Changing Child Crisis Services in California
December 8, 2015
Providing Home-type Settings for Youth in Crisis
Mandy*, a teenaged girl who had felt her life was not worth living, is thankful to be alive today in part due to the quick thinking actions of her parents and to Edgewood’s Crisis Stabilization Unit.
(* Individual pictured is a model used for illustrative purposes only. name changed for teen's privacy.)
In 2014, Edgewood Center for Children and Families, in collaboration with San Francisco Department of Public Health, opened a Child Crisis Stabilization Unit (CSU) on its campus – the first of its kind in San Francisco County. The goal of the CSU is to provide children and youth experiencing a psychiatric crisis a safe and supportive place for assessment and stabilization of the crisis in order to avoid unnecessary hospitalization.
While this pilot program has taken off successfully, helping 450 youth like Mandy in the first 16 months alone and diverting 88 percent from unnecessary hospitalization, there are many challenges ahead when it comes to providing comprehensive crisis services for children in California.
That is why in September the Mental Health Services Oversight and Accountability Commission (MHSOAC) put together an advisory board of experts, including those from Edgewood, to document the current state of crisis services for children and youth throughout the state and to develop recommendations and strategies for improving delivery of those services.
“The advisory board is guiding and informing the larger commission (MHSOAC) who will be making recommendations to the governor and state officials,” explained Jill Anderson, MHSOAC Advisory Board Member and Behavioral Health Director at Edgewood. “I have been impressed with the level of commitment from the commission to research this important topic and to develop a plan that will holistically address the needs of children and families in crisis.”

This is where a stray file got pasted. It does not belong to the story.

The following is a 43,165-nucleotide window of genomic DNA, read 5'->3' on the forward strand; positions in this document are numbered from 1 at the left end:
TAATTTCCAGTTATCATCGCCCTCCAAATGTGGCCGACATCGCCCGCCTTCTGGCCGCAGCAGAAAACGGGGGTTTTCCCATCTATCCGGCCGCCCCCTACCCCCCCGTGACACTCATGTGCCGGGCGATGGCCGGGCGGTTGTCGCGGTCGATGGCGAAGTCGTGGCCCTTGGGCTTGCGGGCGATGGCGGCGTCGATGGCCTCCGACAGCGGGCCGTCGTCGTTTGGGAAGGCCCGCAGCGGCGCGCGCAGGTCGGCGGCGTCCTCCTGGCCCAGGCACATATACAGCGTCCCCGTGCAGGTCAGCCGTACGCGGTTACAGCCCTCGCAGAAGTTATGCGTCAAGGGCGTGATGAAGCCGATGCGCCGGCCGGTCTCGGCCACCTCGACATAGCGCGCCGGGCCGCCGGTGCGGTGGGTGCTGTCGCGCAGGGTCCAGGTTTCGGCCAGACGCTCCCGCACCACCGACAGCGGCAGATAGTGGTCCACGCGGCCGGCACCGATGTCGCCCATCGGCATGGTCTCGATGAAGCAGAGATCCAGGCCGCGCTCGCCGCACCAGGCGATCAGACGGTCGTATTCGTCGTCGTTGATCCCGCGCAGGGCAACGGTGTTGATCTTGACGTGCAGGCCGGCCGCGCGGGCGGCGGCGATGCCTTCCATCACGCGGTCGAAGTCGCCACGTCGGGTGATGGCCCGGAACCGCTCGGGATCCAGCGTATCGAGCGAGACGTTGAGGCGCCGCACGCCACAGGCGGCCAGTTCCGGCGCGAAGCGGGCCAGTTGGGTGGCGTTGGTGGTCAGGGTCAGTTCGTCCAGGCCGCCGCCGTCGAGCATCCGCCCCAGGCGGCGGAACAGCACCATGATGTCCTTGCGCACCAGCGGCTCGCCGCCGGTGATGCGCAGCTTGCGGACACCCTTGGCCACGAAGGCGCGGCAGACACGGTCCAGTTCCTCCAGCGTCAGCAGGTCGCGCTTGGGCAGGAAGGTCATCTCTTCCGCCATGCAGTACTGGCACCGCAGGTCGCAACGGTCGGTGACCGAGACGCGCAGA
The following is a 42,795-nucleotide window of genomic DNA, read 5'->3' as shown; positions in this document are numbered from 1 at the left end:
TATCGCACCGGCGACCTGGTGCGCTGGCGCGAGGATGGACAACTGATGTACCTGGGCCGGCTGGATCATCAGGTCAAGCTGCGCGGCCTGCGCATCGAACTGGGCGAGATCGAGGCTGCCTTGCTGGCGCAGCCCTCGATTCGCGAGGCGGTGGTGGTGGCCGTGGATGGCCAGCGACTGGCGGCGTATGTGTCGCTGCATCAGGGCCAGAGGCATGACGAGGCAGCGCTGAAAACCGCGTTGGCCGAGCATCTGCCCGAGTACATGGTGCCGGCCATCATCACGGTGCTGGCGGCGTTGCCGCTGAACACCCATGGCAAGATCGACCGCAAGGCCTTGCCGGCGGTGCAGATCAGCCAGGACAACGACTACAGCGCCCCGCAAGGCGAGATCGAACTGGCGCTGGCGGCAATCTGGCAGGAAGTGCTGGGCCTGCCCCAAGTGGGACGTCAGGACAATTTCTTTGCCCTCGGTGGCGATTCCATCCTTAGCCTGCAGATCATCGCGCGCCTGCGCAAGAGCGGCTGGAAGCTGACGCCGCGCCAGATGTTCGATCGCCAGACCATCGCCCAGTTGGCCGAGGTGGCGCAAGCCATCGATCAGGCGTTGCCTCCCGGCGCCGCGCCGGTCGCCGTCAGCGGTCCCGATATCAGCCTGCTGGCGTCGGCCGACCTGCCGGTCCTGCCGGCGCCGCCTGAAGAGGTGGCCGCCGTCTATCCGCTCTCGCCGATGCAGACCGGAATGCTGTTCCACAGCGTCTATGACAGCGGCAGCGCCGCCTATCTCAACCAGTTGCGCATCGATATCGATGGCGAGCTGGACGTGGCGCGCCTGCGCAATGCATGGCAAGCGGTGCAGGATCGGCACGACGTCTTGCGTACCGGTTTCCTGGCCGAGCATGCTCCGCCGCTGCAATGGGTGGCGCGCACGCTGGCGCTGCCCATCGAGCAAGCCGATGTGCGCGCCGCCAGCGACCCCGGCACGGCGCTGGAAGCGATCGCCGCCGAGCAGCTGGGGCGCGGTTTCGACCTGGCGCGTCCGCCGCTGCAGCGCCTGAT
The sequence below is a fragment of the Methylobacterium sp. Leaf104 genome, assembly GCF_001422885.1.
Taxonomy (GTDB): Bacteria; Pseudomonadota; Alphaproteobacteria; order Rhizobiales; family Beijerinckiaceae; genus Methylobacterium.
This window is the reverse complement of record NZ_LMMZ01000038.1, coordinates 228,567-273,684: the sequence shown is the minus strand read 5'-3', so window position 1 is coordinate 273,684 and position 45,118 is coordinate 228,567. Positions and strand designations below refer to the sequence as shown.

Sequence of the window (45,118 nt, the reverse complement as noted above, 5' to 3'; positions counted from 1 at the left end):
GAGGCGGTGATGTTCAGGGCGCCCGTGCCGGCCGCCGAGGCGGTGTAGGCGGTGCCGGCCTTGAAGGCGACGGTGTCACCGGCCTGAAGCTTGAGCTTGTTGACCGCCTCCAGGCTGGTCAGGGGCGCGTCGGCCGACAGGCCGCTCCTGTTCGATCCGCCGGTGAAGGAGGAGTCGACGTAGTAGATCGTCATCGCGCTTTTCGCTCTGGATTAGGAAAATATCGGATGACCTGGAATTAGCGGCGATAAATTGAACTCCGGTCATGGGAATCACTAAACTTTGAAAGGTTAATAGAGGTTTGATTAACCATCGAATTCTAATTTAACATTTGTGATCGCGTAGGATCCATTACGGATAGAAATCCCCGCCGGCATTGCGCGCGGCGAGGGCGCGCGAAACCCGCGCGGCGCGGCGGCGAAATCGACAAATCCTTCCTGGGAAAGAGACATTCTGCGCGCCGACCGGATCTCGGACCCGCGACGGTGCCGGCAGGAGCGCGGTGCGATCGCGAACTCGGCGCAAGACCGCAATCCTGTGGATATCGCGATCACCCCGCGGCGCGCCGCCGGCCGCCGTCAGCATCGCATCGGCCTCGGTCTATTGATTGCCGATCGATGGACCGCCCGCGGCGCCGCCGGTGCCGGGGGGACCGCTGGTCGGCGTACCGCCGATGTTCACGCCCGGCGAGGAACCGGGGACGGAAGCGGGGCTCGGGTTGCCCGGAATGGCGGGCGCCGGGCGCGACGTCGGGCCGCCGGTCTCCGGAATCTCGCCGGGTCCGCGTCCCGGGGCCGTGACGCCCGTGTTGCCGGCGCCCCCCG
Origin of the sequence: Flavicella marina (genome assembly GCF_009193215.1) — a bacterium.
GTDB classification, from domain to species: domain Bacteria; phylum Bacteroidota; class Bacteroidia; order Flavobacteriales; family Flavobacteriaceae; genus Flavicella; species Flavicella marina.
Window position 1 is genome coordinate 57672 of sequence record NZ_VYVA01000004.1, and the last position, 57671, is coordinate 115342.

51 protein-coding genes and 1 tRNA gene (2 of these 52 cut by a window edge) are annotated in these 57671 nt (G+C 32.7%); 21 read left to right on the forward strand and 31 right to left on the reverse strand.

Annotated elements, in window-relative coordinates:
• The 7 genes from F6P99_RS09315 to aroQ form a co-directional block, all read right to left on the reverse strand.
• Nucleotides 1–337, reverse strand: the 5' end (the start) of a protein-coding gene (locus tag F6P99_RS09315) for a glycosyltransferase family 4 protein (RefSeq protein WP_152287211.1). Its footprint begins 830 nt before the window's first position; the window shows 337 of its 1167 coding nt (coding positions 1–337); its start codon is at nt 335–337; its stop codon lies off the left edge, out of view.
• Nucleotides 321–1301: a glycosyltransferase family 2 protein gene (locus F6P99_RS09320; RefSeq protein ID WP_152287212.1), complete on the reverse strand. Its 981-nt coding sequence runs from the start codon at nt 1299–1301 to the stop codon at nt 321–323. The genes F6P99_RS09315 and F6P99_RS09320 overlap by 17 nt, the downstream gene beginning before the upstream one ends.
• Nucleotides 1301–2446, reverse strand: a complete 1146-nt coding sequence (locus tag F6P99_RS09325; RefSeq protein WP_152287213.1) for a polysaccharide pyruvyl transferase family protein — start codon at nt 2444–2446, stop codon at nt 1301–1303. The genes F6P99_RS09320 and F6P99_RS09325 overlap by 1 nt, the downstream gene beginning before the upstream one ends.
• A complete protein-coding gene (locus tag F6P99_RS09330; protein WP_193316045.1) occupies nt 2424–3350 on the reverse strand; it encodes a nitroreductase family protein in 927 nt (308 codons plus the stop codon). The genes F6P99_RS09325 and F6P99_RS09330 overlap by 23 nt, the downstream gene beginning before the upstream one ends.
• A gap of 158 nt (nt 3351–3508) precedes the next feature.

Community-based crisis programs, like Edgewood’s crisis residential programs and CSU, provide home-type settings that equally, if not more, effectively address the needs of youth experiencing a mental health crisis and are less expensive than psychiatric hospitalizations or emergency room services. Edgewood continues to optimize its short-term residential programs into a forever family permanency model, which means less disruption due to moving from one family or foster care environment to another, keeping children near their community, and providing alternatives to the pre-existing emergency room and inpatient services.
In California, unnecessary hospitalization of youth with mental health issues continues due to fragmentation of treatment resources. In many counties, serious gaps in mental health care needlessly force children into further traumatizing situations and, in effect, worsen the current crisis even though their conditions could be de-escalated with more access to appropriate care.
San Francisco County is one of the few counties in California that has a continuum of crisis services and the ability to provide crisis services in child and family friendly settings. San Francisco County’s Comprehensive Crisis Services are able to provide assessment in a variety of locations including schools and homes. Edgewood’s contribution to the continuum of care includes the Crisis Stabilization Unit, Crisis Residential Program and the new Mobile Treatment Team all of which focus on keeping children near their community and providing alternatives to the preexisting emergency room and inpatient services.
For these reasons, the commission visited San Francisco and Edgewood to learn more about the innovative services being provided. The visit included meetings with parents whose children have needed support from crisis services, a presentation by Edgewood leadership on the structure and continued need for this important reform, as well as additional meetings with county officials regarding program feasibility and components.
In January, the advisory board will submit a formal summary and action-oriented policy to the commission.